RB Dee Brown was a little-used No. 3 runner behind Larry Johnson and backup Michael Bennett, but could have a spot here if Bennett continues to be unavailable because of nagging injuries.

DT Ron Edwards came in and won a starting spot in a weak interior core last year, but he and the Chiefs seem ready to part ways.

LS Kendall Gammon, a team and fan favorite who remains one of the league's most accurate long snappers, appears to have dropped out of the team's plans after their signing of former Seattle snapper Jean-Philippe Darche. Gammon still believes he can play next year at age 38.

DT James Reed won a starting spot in his first year in Kansas City, but the Chiefs need more production than he provided. Has a place here, though.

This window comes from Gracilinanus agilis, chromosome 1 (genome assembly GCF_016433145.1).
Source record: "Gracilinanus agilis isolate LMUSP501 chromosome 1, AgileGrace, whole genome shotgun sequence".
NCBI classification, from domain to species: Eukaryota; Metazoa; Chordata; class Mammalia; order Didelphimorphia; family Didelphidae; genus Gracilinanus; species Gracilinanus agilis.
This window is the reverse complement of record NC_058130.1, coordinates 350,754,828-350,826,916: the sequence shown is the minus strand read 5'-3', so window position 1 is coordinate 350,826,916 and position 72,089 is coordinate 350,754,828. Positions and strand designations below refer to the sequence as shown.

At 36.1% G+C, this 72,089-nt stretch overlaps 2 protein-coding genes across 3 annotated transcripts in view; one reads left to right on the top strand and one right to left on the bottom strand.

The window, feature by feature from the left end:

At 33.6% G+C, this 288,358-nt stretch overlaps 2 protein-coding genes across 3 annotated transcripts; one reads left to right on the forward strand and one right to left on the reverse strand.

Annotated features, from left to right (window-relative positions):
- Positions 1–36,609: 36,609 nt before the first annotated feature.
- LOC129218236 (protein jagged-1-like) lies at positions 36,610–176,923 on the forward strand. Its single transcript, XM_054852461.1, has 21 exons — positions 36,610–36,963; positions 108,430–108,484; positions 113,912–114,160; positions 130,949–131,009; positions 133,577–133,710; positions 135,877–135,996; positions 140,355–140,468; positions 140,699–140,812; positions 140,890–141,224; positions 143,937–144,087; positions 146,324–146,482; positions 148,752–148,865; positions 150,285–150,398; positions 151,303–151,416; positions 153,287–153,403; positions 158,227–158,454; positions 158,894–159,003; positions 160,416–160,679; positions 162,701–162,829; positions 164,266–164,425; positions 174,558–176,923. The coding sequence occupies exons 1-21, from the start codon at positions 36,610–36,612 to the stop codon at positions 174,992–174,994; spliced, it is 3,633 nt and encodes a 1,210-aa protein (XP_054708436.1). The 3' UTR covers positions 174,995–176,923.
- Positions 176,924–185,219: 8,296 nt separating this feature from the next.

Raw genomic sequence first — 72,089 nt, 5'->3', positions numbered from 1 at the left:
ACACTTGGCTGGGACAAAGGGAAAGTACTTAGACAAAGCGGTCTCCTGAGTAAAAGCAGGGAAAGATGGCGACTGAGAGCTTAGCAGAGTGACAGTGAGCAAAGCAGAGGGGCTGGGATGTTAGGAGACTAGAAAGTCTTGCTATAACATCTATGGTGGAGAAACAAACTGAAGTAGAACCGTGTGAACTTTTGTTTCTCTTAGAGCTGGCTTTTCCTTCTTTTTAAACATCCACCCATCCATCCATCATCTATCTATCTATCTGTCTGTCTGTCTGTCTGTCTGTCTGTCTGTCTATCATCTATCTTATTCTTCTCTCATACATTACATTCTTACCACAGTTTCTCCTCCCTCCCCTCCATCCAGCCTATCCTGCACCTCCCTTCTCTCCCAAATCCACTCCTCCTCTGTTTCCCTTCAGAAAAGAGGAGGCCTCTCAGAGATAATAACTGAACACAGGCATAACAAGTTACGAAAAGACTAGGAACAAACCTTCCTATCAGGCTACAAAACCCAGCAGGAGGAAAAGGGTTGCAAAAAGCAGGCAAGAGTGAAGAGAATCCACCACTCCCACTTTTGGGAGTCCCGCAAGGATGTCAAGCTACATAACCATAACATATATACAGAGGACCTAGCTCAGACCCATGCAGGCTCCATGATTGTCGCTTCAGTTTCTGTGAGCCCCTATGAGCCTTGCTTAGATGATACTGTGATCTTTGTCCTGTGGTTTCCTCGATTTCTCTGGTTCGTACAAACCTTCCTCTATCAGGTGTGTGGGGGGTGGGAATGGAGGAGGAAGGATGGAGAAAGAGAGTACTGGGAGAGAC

CB Lenny Walls didn't have a lot of impact in his first year, and he likely won't command a lot of attention on the market. Has a solid backer in secondary coach David Gibbs. However the Chiefs are looking at several cornerbacks in free agency.

DE Jimmy Wilkerson has the ability to play both inside and outside, which gives him a place, most likely as a backup, on a team struggling to patch holes on the defensive line.

FB Ronnie Cruz was to have been the starting fullback until he went down with a knee injury. He's welcomed here, but the team is looking at other options, including TE Kris Wilson and possibly LB Boomer Grigsby.

DE Jared Allen (tendered at $2.35M with 1st- and 3rd-round picks as compensation) should get a long-term deal before he becomes an unrestricted free agent in 2008. His pass rush from the right end spot is the best Kansas City has seen since the days of Derrick Thomas. However he has at this point not signed his one-year tender leaving this situation still in murky waters.